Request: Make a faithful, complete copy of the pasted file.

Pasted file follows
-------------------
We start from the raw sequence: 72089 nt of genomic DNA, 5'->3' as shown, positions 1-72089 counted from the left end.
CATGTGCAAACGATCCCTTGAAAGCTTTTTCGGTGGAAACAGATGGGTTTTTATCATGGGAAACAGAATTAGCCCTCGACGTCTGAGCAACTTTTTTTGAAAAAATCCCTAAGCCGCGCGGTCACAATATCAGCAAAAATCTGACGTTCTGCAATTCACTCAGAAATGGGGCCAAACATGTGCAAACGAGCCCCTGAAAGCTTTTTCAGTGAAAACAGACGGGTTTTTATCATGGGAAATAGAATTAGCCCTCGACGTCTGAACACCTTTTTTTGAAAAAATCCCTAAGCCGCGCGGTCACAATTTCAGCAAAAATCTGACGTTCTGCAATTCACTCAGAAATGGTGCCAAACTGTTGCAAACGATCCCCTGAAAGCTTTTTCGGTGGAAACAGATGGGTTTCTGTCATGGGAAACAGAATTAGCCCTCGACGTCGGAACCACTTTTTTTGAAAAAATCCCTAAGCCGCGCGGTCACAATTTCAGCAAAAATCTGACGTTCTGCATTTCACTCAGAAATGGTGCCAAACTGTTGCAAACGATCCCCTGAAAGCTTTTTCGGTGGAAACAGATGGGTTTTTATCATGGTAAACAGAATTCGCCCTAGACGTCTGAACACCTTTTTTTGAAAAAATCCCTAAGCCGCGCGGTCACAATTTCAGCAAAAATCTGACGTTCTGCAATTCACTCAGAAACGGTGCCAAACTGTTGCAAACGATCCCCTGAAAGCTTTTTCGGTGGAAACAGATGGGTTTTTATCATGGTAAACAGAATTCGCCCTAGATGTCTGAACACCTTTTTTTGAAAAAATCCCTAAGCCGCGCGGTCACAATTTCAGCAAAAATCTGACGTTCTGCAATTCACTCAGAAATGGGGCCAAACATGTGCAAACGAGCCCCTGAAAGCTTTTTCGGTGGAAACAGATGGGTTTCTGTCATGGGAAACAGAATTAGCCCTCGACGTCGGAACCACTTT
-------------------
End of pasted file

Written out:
We start from the raw sequence: 72089 nt of genomic DNA, 5'->3' as shown, positions 1-72089 counted from the left end.
CATGTGCAAACGATCCCTTGAAAGCTTTTTCGGTGGAAACAGATGGGTTTTTATCATGGGAAACAGAATTAGCCCTCGACGTCTGAGCAACTTTTTTTGAAAAAATCCCTAAGCCGCGCGGTCACAATATCAGCAAAAATCTGACGTTCTGCAATTCACTCAGAAATGGGGCCAAACATGTGCAAACGAGCCCCTGAAAGCTTTTTCAGTGAAAACAGACGGGTTTTTATCATGGGAAATAGAATTAGCCCTCGACGTCTGAACACCTTTTTTTGAAAAAATCCCTAAGCCGCGCGGTCACAATTTCAGCAAAAATCTGACGTTCTGCAATTCACTCAGAAATGGTGCCAAACTGTTGCAAACGATCCCCTGAAAGCTTTTTCGGTGGAAACAGATGGGTTTCTGTCATGGGAAACAGAATTAGCCCTCGACGTCGGAACCACTTTTTTTGAAAAAATCCCTAAGCCGCGCGGTCACAATTTCAGCAAAAATCTGACGTTCTGCATTTCACTCAGAAATGGTGCCAAACTGTTGCAAACGATCCCCTGAAAGCTTTTTCGGTGGAAACAGATGGGTTTTTATCATGGTAAACAGAATTCGCCCTAGACGTCTGAACACCTTTTTTTGAAAAAATCCCTAAGCCGCGCGGTCACAATTTCAGCAAAAATCTGACGTTCTGCAATTCACTCAGAAACGGTGCCAAACTGTTGCAAACGATCCCCTGAAAGCTTTTTCGGTGGAAACAGATGGGTTTTTATCATGGTAAACAGAATTCGCCCTAGATGTCTGAACACCTTTTTTTGAAAAAATCCCTAAGCCGCGCGGTCACAATTTCAGCAAAAATCTGACGTTCTGCAATTCACTCAGAAATGGGGCCAAACATGTGCAAACGAGCCCCTGAAAGCTTTTTCGGTGGAAACAGATGGGTTTCTGTCATGGGAAACAGAATTAGCCCTCGACGTCGGAACCACTTT